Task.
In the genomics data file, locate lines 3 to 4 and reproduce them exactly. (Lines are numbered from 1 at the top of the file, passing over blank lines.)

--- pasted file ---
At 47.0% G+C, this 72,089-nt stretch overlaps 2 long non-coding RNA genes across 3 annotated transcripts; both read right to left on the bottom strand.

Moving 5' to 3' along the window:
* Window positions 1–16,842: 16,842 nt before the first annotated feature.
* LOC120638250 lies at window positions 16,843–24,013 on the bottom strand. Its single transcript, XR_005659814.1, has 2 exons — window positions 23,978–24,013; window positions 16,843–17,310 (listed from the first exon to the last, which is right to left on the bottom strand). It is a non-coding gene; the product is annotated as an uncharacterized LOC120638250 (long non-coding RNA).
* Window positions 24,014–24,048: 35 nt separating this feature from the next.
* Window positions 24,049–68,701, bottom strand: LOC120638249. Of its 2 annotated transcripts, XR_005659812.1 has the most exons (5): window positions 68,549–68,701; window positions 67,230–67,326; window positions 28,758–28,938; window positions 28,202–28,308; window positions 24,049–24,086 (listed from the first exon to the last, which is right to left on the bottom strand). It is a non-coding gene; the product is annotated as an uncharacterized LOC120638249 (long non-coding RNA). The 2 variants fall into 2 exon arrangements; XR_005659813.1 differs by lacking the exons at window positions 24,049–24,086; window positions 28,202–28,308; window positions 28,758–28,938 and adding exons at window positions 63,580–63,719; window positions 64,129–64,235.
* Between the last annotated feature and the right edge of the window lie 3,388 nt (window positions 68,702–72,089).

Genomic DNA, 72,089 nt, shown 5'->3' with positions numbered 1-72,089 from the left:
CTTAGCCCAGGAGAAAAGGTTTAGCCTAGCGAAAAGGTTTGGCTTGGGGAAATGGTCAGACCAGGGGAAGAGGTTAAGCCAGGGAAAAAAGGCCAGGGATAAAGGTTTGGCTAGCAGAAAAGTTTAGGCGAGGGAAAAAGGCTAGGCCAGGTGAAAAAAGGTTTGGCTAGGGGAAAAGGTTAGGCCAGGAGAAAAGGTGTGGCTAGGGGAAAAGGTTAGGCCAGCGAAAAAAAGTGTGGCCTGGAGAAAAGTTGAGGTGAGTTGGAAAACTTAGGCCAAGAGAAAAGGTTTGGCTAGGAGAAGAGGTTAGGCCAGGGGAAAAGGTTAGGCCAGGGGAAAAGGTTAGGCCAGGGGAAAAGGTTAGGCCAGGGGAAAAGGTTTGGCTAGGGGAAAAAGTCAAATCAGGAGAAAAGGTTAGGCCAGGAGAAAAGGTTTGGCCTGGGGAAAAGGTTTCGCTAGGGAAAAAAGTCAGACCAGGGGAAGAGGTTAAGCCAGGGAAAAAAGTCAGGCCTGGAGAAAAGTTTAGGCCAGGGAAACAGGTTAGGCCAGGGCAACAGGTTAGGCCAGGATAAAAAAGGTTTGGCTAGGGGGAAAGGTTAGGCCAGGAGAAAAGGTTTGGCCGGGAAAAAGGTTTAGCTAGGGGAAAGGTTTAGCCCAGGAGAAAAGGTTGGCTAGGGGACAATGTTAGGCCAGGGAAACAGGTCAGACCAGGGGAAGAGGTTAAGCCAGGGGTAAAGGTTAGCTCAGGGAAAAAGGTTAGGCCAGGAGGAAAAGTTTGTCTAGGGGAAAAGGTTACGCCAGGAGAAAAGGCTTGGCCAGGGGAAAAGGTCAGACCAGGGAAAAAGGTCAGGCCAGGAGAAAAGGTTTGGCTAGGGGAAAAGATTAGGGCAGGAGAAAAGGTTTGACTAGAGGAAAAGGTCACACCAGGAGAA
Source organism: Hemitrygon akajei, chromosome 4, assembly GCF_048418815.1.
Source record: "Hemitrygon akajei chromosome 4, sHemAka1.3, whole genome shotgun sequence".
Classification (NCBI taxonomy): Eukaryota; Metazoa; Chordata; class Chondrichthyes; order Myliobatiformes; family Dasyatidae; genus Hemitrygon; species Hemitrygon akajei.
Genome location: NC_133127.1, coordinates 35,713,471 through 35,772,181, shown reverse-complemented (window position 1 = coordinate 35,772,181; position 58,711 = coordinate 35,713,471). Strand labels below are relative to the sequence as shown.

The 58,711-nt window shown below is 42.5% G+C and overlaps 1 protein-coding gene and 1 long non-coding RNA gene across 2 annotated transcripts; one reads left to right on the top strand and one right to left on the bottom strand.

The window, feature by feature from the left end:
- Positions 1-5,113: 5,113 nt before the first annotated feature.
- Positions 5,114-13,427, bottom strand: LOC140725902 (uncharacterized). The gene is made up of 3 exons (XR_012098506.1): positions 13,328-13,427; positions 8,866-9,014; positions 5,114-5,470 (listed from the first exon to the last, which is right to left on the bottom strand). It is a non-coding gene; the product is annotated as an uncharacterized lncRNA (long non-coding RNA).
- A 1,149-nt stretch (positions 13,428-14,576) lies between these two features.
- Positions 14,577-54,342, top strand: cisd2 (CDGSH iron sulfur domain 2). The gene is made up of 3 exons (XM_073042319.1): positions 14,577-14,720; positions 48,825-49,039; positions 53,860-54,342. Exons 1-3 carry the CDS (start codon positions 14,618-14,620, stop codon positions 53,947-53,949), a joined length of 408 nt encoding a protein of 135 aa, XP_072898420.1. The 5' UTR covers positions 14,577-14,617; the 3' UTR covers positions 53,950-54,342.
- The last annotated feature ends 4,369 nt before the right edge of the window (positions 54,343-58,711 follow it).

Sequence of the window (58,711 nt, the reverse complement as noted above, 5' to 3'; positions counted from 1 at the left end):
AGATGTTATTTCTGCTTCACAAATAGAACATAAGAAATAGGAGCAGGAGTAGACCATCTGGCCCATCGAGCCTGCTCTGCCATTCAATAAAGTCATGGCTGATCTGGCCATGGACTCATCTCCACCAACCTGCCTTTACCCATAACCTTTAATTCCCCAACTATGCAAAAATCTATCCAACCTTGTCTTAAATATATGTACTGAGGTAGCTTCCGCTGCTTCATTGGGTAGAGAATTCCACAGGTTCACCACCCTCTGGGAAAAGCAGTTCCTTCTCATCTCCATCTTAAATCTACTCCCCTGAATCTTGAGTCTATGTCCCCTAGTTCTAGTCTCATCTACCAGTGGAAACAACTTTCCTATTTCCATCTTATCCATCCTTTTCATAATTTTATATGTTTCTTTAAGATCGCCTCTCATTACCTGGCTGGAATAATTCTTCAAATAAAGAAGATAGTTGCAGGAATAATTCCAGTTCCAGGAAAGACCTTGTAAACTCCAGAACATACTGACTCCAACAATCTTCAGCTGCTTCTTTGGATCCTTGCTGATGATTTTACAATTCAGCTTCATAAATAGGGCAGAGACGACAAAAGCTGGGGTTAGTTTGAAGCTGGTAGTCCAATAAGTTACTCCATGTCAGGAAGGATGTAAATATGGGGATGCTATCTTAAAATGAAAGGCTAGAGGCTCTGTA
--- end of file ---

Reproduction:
* Window positions 1–16,842: 16,842 nt before the first annotated feature.
* LOC120638250 lies at window positions 16,843–24,013 on the bottom strand. Its single transcript, XR_005659814.1, has 2 exons — window positions 23,978–24,013; window positions 16,843–17,310 (listed from the first exon to the last, which is right to left on the bottom strand). It is a non-coding gene; the product is annotated as an uncharacterized LOC120638250 (long non-coding RNA).